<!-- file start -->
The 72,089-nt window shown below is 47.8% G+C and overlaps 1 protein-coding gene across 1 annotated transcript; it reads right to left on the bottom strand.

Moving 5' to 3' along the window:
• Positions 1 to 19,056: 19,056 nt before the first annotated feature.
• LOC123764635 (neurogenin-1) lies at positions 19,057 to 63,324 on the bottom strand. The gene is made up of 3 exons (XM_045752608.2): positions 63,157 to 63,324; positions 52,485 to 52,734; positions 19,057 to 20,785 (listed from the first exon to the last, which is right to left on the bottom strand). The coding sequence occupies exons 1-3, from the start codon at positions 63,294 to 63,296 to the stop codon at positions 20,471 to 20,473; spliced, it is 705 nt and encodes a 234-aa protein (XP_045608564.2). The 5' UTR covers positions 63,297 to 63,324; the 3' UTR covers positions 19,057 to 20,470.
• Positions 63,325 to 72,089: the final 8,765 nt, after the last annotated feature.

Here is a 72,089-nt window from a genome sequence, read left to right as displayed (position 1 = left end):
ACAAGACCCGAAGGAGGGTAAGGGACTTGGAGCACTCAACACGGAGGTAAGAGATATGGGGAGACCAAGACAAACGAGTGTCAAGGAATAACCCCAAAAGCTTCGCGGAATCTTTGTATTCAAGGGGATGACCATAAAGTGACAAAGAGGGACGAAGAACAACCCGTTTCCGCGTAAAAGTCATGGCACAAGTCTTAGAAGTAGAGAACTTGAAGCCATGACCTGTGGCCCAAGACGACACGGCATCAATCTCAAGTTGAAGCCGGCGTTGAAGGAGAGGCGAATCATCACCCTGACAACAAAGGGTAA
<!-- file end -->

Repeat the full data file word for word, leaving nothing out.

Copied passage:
The 72,089-nt window shown below is 47.8% G+C and overlaps 1 protein-coding gene across 1 annotated transcript; it reads right to left on the bottom strand.

Moving 5' to 3' along the window:
• Positions 1 to 19,056: 19,056 nt before the first annotated feature.
• LOC123764635 (neurogenin-1) lies at positions 19,057 to 63,324 on the bottom strand. The gene is made up of 3 exons (XM_045752608.2): positions 63,157 to 63,324; positions 52,485 to 52,734; positions 19,057 to 20,785 (listed from the first exon to the last, which is right to left on the bottom strand). The coding sequence occupies exons 1-3, from the start codon at positions 63,294 to 63,296 to the stop codon at positions 20,471 to 20,473; spliced, it is 705 nt and encodes a 234-aa protein (XP_045608564.2). The 5' UTR covers positions 63,297 to 63,324; the 3' UTR covers positions 19,057 to 20,470.
• Positions 63,325 to 72,089: the final 8,765 nt, after the last annotated feature.

Here is a 72,089-nt window from a genome sequence, read left to right as displayed (position 1 = left end):
ACAAGACCCGAAGGAGGGTAAGGGACTTGGAGCACTCAACACGGAGGTAAGAGATATGGGGAGACCAAGACAAACGAGTGTCAAGGAATAACCCCAAAAGCTTCGCGGAATCTTTGTATTCAAGGGGATGACCATAAAGTGACAAAGAGGGACGAAGAACAACCCGTTTCCGCGTAAAAGTCATGGCACAAGTCTTAGAAGTAGAGAACTTGAAGCCATGACCTGTGGCCCAAGACGACACGGCATCAATCTCAAGTTGAAGCCGGCGTTGAAGGAGAGGCGAATCATCACCCTGACAACAAAGGGTAA